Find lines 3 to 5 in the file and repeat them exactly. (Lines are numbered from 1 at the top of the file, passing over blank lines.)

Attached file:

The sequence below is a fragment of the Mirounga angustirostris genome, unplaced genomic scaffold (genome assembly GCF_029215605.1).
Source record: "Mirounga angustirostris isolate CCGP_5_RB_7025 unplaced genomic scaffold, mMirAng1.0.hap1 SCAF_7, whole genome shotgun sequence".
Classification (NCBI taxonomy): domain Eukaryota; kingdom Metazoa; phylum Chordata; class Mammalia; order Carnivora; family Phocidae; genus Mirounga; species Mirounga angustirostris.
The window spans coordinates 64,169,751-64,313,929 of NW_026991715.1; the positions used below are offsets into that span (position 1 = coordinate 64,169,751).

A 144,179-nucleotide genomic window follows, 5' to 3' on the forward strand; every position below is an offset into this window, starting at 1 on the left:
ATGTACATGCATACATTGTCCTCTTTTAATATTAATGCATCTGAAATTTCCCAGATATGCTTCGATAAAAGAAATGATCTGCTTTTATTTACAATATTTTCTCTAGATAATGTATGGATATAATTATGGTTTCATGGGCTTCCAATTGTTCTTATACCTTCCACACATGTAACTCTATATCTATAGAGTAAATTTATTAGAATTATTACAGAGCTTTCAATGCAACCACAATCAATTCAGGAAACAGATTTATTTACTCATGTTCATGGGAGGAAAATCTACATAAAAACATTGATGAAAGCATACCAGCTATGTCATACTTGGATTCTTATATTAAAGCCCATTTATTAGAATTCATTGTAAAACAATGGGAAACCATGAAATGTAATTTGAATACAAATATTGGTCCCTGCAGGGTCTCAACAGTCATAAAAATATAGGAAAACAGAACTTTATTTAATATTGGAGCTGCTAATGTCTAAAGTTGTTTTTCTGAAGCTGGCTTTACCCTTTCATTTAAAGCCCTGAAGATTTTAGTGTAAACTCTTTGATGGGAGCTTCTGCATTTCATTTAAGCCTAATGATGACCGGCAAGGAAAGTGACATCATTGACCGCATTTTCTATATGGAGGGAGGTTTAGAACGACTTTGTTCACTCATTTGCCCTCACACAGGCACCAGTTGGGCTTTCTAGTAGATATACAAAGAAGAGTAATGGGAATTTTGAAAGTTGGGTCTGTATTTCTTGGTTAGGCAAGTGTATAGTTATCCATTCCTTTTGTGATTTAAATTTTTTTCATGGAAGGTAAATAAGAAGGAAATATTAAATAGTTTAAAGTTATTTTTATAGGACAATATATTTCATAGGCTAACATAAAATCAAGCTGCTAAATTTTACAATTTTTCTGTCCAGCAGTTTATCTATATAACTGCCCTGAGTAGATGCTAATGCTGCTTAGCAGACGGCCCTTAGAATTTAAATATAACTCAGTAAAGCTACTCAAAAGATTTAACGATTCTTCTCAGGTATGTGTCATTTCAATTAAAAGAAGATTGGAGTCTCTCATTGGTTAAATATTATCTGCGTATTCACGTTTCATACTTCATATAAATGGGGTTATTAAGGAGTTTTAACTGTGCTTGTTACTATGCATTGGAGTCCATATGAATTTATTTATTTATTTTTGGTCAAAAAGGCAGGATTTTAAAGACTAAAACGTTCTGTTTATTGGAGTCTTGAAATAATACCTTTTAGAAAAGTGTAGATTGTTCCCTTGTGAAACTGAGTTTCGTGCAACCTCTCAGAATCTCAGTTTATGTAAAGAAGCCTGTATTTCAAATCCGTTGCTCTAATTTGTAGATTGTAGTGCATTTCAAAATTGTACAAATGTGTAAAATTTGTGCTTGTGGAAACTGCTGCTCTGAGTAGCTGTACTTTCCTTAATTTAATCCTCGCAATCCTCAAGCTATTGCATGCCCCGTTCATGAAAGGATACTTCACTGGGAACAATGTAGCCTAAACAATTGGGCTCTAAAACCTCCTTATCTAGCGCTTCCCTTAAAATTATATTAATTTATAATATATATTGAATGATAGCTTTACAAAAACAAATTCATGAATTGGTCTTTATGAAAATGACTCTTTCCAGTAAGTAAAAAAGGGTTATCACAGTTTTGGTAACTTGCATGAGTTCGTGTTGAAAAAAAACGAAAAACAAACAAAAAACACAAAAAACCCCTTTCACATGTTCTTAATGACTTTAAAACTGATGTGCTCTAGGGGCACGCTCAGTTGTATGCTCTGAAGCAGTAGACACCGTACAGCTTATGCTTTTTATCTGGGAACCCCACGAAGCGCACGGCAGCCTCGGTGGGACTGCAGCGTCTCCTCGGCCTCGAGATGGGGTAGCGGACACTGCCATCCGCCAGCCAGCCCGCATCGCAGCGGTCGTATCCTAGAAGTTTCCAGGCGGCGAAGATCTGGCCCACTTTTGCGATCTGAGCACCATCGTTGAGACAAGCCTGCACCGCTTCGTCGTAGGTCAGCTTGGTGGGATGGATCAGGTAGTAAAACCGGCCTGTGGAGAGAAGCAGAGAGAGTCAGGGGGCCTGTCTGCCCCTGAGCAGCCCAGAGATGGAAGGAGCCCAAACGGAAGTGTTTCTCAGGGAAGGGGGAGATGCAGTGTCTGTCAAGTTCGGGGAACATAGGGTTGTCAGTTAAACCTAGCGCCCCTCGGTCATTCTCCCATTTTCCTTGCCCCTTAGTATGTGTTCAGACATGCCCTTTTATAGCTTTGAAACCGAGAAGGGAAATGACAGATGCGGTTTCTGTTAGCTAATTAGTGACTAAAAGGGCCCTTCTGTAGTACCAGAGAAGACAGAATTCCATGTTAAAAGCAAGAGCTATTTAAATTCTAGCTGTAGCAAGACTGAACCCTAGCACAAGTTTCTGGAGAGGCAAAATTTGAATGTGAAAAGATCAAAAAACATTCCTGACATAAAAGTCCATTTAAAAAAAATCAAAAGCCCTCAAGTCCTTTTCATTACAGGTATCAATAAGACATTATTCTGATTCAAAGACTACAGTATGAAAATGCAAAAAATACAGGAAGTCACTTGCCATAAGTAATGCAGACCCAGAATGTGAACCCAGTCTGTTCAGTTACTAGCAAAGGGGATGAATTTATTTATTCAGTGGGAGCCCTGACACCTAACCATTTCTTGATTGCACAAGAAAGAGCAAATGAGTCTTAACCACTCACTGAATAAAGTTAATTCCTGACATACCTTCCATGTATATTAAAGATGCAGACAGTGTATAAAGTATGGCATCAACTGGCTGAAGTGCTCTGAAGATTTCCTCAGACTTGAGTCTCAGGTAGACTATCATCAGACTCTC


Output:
Classification (NCBI taxonomy): domain Eukaryota; kingdom Metazoa; phylum Chordata; class Mammalia; order Carnivora; family Phocidae; genus Mirounga; species Mirounga angustirostris.
The window spans coordinates 64,169,751-64,313,929 of NW_026991715.1; the positions used below are offsets into that span (position 1 = coordinate 64,169,751).

A 144,179-nucleotide genomic window follows, 5' to 3' on the forward strand; every position below is an offset into this window, starting at 1 on the left: